Seeking New Treatments for Pulmonary Arterial Hypertension

Sharon Allen hadn’t felt well for a while.

She was often out of breath and felt weak. But stress tests and blood work showed a healthy heart.

Then she passed out, at the airport of all places, hit the pavement hard and was hospitalized.

It was then, after much testing, that she was diagnosed with Pulmonary Arterial Hypertension (PAH).

PAH is caused by a narrowing of the blood vessels that deliver blood from the heart to the lungs in order to pick up oxygen. It is a pulmonary vascular disease, common in patients with autoimmune diseases such as lupus and scleroderma.

Pulmonologist Michael Scharf, MD

Jefferson pulmonologist Michael Scharf, MD

Sharon, a 57-year-old Bloomsburg, PA resident began treatment with her local pulmonologist until he ran out of options and referred her to Jefferson pulmonologist Michael Scharf, MD, Director of the Pulmonary Vascular Disease Program and Pulmonary Outpatient Services, for the advanced care she needed.

“Unfortunately, PAH is rare and the treatment options are not plentiful nor is the condition curable, but we continue to find novel ways to treat the disease and allow these patients to have a normal life,” says Dr. Scharf.

Sharon drove the two and a half hours to Philadelphia and was in Dr. Scharf’s office the following week. He prescribed for her what she calls her “miracle drug”.

Sharon was the first in the region to receive Veletri, a prostacylin medication that opens the vessels to improve blood flow in the small arteries of the lungs, allowing blood to flow more easily through the lungs.

Veletri, like all prostacylins to date can only be administered by infusion or inhalation.  Delivered through infusion, she had to have a catheter implanted in her chest to receive the medication. Sharon carries a bag over her shoulder with a “cassette” of her medication inside, a powder and water mixture she prepares each night.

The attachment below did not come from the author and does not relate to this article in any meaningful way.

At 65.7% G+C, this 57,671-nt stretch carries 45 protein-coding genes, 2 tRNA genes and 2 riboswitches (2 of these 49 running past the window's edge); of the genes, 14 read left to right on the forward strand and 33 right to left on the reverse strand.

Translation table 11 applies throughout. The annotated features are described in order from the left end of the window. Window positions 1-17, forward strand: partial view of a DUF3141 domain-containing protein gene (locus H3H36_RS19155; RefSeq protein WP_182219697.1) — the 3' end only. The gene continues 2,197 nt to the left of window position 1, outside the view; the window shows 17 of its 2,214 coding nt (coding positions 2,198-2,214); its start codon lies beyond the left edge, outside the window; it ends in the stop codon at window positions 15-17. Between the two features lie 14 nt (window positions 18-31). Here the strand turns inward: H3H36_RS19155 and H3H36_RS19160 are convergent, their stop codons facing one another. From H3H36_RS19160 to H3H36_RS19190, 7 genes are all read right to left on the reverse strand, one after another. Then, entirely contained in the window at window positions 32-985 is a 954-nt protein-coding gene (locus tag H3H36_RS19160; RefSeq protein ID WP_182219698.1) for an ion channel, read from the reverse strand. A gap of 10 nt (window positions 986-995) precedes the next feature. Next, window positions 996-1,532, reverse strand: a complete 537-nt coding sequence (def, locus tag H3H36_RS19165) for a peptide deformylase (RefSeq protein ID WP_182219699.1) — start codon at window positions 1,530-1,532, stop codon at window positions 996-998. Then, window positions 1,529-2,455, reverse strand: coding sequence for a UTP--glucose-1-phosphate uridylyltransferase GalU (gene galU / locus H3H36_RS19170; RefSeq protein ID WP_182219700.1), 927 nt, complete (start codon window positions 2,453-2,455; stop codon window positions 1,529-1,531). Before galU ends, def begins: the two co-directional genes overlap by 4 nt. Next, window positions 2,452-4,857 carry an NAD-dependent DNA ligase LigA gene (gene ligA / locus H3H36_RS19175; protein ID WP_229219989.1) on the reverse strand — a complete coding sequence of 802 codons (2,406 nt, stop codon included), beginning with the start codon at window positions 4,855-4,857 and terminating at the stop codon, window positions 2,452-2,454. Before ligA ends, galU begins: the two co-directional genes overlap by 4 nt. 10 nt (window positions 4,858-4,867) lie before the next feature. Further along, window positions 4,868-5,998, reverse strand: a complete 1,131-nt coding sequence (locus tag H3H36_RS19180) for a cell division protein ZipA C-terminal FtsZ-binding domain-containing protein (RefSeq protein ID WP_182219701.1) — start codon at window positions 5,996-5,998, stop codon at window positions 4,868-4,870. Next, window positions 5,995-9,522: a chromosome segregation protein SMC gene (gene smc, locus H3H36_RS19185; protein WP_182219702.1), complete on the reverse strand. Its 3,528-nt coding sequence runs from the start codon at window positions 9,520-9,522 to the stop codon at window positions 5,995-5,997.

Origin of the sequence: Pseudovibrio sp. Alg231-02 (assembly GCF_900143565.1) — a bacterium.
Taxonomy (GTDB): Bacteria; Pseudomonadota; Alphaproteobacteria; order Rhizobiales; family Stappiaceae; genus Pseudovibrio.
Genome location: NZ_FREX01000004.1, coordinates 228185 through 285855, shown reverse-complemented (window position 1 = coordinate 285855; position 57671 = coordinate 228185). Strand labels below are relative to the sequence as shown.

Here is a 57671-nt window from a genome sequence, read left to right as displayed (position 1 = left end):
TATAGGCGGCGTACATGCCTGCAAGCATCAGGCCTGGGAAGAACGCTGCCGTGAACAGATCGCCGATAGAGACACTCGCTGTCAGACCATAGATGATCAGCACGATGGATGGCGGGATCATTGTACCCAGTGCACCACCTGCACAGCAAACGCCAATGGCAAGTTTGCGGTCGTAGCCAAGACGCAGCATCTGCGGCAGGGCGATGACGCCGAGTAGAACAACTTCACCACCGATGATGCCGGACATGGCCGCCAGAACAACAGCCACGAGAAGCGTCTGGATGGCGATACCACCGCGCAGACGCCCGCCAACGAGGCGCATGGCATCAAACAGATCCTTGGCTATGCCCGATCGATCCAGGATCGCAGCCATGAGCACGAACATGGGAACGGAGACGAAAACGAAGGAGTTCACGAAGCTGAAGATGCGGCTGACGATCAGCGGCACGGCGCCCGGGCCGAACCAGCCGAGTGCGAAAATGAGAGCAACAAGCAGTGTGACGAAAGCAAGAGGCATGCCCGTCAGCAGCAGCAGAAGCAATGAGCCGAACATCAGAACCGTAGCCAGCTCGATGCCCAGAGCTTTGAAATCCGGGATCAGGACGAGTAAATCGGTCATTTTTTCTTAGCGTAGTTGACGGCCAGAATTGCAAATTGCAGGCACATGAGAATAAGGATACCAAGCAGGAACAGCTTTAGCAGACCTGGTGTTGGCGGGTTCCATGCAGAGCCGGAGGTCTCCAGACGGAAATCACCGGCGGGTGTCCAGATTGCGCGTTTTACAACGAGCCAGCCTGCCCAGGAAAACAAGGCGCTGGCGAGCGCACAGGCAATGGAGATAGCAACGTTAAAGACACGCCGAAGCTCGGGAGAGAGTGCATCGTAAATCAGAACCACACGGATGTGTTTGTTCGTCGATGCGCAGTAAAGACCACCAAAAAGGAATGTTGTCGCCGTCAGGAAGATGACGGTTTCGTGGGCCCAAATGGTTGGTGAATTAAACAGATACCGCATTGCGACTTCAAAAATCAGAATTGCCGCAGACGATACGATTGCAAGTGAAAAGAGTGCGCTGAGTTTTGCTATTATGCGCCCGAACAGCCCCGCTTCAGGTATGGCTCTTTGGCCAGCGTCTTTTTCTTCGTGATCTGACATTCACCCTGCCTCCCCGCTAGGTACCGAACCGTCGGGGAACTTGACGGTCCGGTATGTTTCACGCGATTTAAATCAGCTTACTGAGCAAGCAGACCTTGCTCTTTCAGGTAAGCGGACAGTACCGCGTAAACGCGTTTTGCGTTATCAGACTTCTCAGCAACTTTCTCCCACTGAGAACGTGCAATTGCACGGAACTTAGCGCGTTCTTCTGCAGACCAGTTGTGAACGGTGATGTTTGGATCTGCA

“It has changed my life,” she says.

After two and a half years on Veletri, she feels almost back to her normal self.  “I can breathe great and do almost anything I want,” she reports.

A new second generation delivery system now allows her to prepare her medication a week in advance, store it in the refrigerator and switch out the cassette each night.

Jefferson is now enrolling patients in a new clinical trial (GRIPHON) to test the efficacy and safety of a new oral prostacyclin for the treatment of PAH.

“This is an exciting trial for patients, like Sharon, who have longed for an easier, more convenient way to get the medication and treatment they need,” says Dr. Scharf.

Sharon continues her busy career at a Christmas bow manufacturing plant and prepares for the birth of her third grandchild.

“I am grateful to Dr. Scharf and his superb care,” she says.  “Life is good.”

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